“It is the common fate of the indolent to see their rights become the prey of the active. The condition upon which God hath given liberty to man is eternal vigilance; which condition if he break, servitude is at once the consequence of his crime and the punishment of his guilt.”
— JP Curran’s ‘Speech on the Right of Elections’ (1790)
The results of the municipal elections are now known and there were no big surprises, with the government parties taking the whole of the cake.
Even the Prime Minister, though, has admitted that he thought the opposition would perform better in some of their traditional bastions.
The defeat of the MMM with the tacit support of the Labour Party or not has been thorough and, to use the much abused cliché, “historic”. It’s for the first time since it has been participating in local elections in 1977 that the MMM will find itself without a single elected Municipal Councillor. This in itself is a remarkable event which could prove a real game changer of the future political landscape in the country.
In this article, however, we shall be focusing on another striking feature of these elections which should be cause for concern for all democrats. Indeed, two out of every three registered electors abstained from exercising their right of vote by staying away from the polling stations on Sunday last.
Political pundits will certainly be busy in the coming days trying to ascribe some meaning to the cause of such massive non-participation. The Prime Minister, Sir Anerood Jugnauth was actually the first political leader to comment on this issue on the very day of the election. His off-the-cuff remark to the effect that if people are not willing to exercise what is effectively their civic duty, then they might as well be deprived of their right to vote, may have shocked quite a few Mauritians. Yet although it might seem quite brutal and a most politically incorrect way of formulating it (which by the way is true to form as far as its author is concerned), the fundamental point made in this statement cannot be faulted by any true democrat.
Although those who deliberately abstained from visiting the polling stations could very well have been driving home a point, it does not make them less culpable of having failed to attend to what is a civic duty for every adult citizen. The basic rationale behind this sacrosanct principle so close to the heart of every democrat is the fact that the right to vote has never been “gifted” to the population at large. Throughout history it has more often that not been acquired after long and very arduous struggles in which men and women have lost their lives.
In this regard the struggle of the Suffragettes, for example, at the beginning of 20th century England, would be a perfect illustration. At the forefront of the battle for women’s right to vote, the Suffragettes were regarded as outcasts of society and had to suffer all sorts of humiliation. Thus, GM Trevelyan, a most respected British historian writes in the first edition of the ‘Illustrated History of England’ (1926):
“The prevailing spirit of the day was wrath and violence; many even of the female advocates of Votes for Women — the most important of the many political cross-currents of that distracted era — resorted to organized outrage on persons and property to advertise their cause, with the result that their cause lost ground. The women who made outrage a method of persuasion were distinguished by the title of ‘Suffragettes’.”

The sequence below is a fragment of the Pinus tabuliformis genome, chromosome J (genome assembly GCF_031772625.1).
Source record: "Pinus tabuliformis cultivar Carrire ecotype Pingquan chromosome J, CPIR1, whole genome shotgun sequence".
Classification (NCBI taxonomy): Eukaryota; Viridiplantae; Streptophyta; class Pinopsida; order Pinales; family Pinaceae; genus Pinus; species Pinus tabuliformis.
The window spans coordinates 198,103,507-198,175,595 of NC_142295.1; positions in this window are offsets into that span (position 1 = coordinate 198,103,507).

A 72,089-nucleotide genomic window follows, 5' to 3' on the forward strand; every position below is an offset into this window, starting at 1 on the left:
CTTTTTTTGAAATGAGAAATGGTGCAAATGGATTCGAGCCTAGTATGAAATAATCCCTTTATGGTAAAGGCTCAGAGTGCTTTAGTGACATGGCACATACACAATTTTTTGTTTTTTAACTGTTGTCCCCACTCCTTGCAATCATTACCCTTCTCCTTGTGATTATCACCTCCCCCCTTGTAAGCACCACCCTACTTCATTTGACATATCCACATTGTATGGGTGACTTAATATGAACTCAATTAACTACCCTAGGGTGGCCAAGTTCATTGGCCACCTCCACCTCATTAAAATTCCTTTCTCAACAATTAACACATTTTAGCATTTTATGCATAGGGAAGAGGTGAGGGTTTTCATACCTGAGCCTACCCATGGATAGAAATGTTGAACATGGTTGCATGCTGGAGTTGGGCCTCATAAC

In Mauritius the struggle for universal adult suffrage was a hard fought battle closely associated with the constitutional progress leading to the independence of the country. As late as in the middle of the 20th century in the heat of the battle, one of the fiercest opponents of the cause is famously remembered for stating that giving the right of vote to the masses was akin to “mette razoir dans la main zaco” (handing a razor to a monkey).
Before the general elections of 1948, only 12,000 out of the 222,000 adults in the island had the right to vote. The Labour Party, created in 1936 by Dr Cure, and later led by Guy Rozemont, a brilliant politician from a modest Creole family, and the Independent Forward Bloc (IFB) led by Sookdeo Bissoondoyal were at the forefront of the struggle for the introduction of universal adult suffrage.
As a result the new Constitution of 1947 provided for the right of vote to be granted to all adults who could read, write and sign their names in their respective languages, be it Hindi or French. The Jan Andolan movement of the Bissoondoyal brothers made their mark in history on that occasion by actively promoting and ensuring that a vast number of people from the rural areas could achieve the test for registration as voters for the forthcoming elections of 1948.
Under the new Constitution and enlarged suffrage, Port Louis was to elect four members, Plaines Wilhems six, Moka and Flacq three, Pamplemousses and Riviere du Rempart as well as Grand Port and Savanne another three each. These elections were handsomely won by the Labour Party under the able leadership of Guy Rozemont. Universal adult suffrage continued to figure prominently on the platform of the Labour Party and was finally granted in the new Constitution of 1958.
The constitutional changes, which occurred successively over a period of almost twenty years since the end of the Second World War, were indeed all milestones on a long road paved with “blood, sweat and tears.” The reference to God-given liberty, notwithstanding the opening quotation to this article, sounds a note of warning which is as relevant today as it was then. The right to vote is a fundamental right and the best way to show vigilance and ensure its preservation is to teach our children never to take it for granted.
* Published in print edition on 19 June 2015
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